ACOG challenged the requirement last year but a short-handed Supreme Court following the death of Justice Ruth Bader Ginsburg in October declined to intervene. That allowed abortion clinics to continue dispensing the pills remotely, which they say has kept patients and staff safer during the pandemic.

The justices in January granted the Trump administration’s request to reinstate the rules, in a 6-3 decision that broke along ideological lines and marked the high court’s first major action on abortion since Justice Amy Coney Barrett was confirmed.

The Biden administration earlier this month asked an appeals court for more time to respond to ACOG’s lawsuit, and indicated that the FDA could decide to “exercise its enforcement discretion.”

ACOG’s Chief Executive Officer Maureen G. Phipps said Monday the lifting of the restrictions means “those in need of an abortion or miscarriage management will be able to do so safety and effectively by acquiring mifepristone though the mail — just as they would any other medication with a similarly strong safety profile.”

The move only covers the public health emergency and doesn’t spell out how the Biden administration will deal with the restrictions after the pandemic is over. Permanently lifting the curbs would vastly expand access to the drugs.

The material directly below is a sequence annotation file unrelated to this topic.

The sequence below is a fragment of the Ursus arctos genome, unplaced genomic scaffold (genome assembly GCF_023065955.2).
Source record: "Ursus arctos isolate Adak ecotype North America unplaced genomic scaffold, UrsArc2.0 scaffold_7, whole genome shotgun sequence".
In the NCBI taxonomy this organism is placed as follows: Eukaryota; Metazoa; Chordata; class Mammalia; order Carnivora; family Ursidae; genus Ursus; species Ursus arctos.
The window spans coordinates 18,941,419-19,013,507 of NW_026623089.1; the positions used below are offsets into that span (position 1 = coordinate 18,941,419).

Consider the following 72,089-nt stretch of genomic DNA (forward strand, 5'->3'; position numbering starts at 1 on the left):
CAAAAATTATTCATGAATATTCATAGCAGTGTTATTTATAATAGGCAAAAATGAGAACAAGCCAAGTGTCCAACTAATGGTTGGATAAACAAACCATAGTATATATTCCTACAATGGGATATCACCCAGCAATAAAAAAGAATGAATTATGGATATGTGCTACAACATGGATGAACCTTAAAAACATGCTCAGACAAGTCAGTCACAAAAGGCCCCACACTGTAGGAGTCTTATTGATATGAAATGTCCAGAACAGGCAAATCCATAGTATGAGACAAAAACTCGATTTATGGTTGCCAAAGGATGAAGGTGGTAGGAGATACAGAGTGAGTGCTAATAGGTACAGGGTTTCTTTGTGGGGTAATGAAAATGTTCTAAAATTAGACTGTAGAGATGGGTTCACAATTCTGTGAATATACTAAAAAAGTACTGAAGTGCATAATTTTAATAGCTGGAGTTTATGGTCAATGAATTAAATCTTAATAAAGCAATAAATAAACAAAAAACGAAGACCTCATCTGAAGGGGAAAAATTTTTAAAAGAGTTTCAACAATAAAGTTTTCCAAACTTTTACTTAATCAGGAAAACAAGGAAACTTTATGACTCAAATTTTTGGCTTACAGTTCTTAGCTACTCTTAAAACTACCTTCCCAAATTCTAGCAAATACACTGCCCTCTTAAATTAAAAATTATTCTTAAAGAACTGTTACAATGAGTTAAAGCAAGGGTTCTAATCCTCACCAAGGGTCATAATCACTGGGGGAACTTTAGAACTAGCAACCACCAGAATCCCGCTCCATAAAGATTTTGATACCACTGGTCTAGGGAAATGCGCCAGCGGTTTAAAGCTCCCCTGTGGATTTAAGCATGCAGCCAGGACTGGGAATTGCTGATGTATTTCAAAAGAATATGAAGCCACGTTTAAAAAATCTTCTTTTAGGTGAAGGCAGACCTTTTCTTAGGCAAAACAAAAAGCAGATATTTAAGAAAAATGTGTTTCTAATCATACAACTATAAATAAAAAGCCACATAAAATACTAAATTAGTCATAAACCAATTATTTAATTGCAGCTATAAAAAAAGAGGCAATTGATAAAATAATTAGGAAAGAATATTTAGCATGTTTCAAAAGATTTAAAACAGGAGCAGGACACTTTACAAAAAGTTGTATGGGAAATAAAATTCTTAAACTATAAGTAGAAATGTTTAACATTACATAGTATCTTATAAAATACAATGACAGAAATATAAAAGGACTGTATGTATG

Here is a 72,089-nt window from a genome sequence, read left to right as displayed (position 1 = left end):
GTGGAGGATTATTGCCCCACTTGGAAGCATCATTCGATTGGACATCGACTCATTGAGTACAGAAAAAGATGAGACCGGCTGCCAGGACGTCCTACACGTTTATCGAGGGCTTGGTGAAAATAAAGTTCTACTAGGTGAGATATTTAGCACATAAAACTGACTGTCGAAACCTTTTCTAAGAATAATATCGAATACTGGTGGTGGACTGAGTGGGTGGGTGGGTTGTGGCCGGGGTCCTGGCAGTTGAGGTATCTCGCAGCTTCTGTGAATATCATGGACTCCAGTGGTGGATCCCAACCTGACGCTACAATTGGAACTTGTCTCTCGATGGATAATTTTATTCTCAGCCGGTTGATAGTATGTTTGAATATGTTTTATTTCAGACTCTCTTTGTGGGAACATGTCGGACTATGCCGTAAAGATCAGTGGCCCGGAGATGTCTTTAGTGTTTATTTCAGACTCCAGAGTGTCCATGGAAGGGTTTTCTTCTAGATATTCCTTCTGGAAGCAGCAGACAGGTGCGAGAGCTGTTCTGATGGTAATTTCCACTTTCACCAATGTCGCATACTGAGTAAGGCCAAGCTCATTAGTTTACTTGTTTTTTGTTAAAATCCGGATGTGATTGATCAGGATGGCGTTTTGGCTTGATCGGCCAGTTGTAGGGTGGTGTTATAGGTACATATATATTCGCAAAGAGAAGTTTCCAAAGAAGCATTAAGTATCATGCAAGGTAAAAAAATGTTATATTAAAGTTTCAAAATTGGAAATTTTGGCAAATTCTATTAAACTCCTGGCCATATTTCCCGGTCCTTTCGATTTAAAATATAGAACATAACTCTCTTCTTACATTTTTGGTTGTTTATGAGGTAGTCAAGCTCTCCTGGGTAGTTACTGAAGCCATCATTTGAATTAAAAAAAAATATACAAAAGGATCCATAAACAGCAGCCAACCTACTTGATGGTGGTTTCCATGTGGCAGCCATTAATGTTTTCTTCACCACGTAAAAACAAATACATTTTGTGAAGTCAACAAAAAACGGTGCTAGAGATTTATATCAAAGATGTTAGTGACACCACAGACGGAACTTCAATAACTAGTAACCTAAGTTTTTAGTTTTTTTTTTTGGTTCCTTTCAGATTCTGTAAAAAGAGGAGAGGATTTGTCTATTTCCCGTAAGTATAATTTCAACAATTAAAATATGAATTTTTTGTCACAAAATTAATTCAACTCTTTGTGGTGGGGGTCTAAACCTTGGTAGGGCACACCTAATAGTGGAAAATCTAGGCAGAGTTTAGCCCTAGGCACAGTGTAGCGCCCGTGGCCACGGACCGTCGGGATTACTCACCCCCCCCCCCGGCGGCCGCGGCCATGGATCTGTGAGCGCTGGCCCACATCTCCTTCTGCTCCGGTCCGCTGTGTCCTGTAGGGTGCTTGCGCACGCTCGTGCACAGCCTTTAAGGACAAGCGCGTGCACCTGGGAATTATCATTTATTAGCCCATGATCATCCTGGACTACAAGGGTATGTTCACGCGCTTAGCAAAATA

Demand for abortion pills has soared as conservative states have moved aggressively in recent years to restrict access to surgical abortions. In 2001, the drugs were used in just 5 percent of abortions in the U.S. By 2017, that jumped to 39 percent, according to the Guttmacher Institute, a research organization that supports abortion rights.

Scientists and doctors are increasingly supportive of medication abortions, which can only be used during the first 10 weeks of a pregnancy, and have long called for looser rules around how patients can obtain the pills. The pandemic brought the issue into high relief, as the government has moved to limit in-person dispensing and promote telemedicine.

Mifepristone “has very few risks at all,” said Jen Villavicencio, a health policy fellow with ACOG. “It is more safe than over-the-counter medications like ibuprofen and Tylenol. We know this medication can be safely administered via telemedicine because we’ve studied it.”

ACOG, along with the American Medical Association and other leading medical groups, has been lobbying the Biden administration and arguing in court that the federal rules for dispensing the pills should be loosened permanently. Their push has been echoed by Democrats in Congress, who have urged Biden to allow telemedicine abortions both during the pandemic and beyond.

But anti-abortion lawmakers and advocacy groups, anticipating Monday’s policy shift, have been working to preemptively ban the pills or make them more difficult to obtain.

A new ban on telemedicine abortions in Ohio that was set to take effect on Monday was blocked by a state court, while others are still advancing in Indiana, Arkansas, Iowa, Alabama, Texas, Oklahoma, Wyoming and West Virginia.

Source: https://www.politico.com/news/2021/04/12/abortion-pills-481092?fbclid=IwAR2NlZb_n_A-2RhU7B4a2hnRNCYWOrc8ZKws7uql6lt-9E0D0daKhgUhTt0